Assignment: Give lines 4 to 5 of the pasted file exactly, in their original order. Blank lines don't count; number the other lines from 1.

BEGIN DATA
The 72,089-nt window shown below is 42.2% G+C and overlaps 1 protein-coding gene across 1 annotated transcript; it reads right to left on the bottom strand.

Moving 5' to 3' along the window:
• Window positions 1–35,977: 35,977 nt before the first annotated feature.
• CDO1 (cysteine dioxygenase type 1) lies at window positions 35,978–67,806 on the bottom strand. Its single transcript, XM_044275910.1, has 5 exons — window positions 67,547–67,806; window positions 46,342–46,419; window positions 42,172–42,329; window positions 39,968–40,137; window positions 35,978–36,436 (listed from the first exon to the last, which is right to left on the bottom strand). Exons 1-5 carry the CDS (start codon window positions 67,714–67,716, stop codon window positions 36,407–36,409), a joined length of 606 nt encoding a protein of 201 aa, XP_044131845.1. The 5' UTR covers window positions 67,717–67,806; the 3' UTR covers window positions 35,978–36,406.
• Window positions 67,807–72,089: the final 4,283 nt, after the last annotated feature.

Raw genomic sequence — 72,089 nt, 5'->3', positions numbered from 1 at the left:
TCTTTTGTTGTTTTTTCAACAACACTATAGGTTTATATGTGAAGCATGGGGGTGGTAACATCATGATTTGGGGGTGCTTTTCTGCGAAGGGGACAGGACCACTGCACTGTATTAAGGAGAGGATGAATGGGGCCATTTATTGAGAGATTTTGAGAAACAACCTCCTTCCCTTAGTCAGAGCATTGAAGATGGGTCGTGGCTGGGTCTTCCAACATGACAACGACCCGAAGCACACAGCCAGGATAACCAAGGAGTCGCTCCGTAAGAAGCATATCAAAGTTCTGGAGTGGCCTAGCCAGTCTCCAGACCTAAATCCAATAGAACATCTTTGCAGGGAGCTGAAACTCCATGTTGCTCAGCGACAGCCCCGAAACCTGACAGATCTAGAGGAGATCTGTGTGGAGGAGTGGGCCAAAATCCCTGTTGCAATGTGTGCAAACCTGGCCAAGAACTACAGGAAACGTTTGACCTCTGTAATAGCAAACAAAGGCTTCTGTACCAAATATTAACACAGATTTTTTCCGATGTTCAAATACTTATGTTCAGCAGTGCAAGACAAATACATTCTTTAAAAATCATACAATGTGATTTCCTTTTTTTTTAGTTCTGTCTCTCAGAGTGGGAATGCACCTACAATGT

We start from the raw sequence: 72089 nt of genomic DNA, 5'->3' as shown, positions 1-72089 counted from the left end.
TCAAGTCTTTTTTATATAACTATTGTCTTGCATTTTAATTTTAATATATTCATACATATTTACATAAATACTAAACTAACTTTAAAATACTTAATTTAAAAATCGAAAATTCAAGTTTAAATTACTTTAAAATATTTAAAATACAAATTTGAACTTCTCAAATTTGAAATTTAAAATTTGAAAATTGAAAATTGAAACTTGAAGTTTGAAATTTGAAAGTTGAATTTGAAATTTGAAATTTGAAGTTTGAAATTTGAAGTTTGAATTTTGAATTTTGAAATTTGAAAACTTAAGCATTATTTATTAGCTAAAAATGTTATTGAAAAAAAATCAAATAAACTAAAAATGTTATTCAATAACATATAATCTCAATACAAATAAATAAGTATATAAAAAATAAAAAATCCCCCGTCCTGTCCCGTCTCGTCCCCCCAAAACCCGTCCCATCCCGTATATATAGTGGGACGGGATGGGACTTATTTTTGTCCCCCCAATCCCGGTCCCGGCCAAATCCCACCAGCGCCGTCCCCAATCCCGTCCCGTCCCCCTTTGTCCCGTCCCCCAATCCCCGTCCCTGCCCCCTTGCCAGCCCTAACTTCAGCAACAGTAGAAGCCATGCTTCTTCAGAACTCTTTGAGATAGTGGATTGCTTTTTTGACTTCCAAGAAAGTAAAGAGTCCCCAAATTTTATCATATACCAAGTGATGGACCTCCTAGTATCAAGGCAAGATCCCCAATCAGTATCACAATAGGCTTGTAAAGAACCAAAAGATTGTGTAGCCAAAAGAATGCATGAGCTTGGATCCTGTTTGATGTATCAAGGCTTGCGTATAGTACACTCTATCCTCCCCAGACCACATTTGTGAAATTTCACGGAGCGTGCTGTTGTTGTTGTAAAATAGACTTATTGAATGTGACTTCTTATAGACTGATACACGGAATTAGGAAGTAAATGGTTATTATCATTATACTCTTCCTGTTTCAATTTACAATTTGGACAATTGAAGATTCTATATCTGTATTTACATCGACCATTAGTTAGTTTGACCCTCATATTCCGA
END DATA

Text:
• CDO1 (cysteine dioxygenase type 1) lies at window positions 35,978–67,806 on the bottom strand. Its single transcript, XM_044275910.1, has 5 exons — window positions 67,547–67,806; window positions 46,342–46,419; window positions 42,172–42,329; window positions 39,968–40,137; window positions 35,978–36,436 (listed from the first exon to the last, which is right to left on the bottom strand). Exons 1-5 carry the CDS (start codon window positions 67,714–67,716, stop codon window positions 36,407–36,409), a joined length of 606 nt encoding a protein of 201 aa, XP_044131845.1. The 5' UTR covers window positions 67,717–67,806; the 3' UTR covers window positions 35,978–36,406.
• Window positions 67,807–72,089: the final 4,283 nt, after the last annotated feature.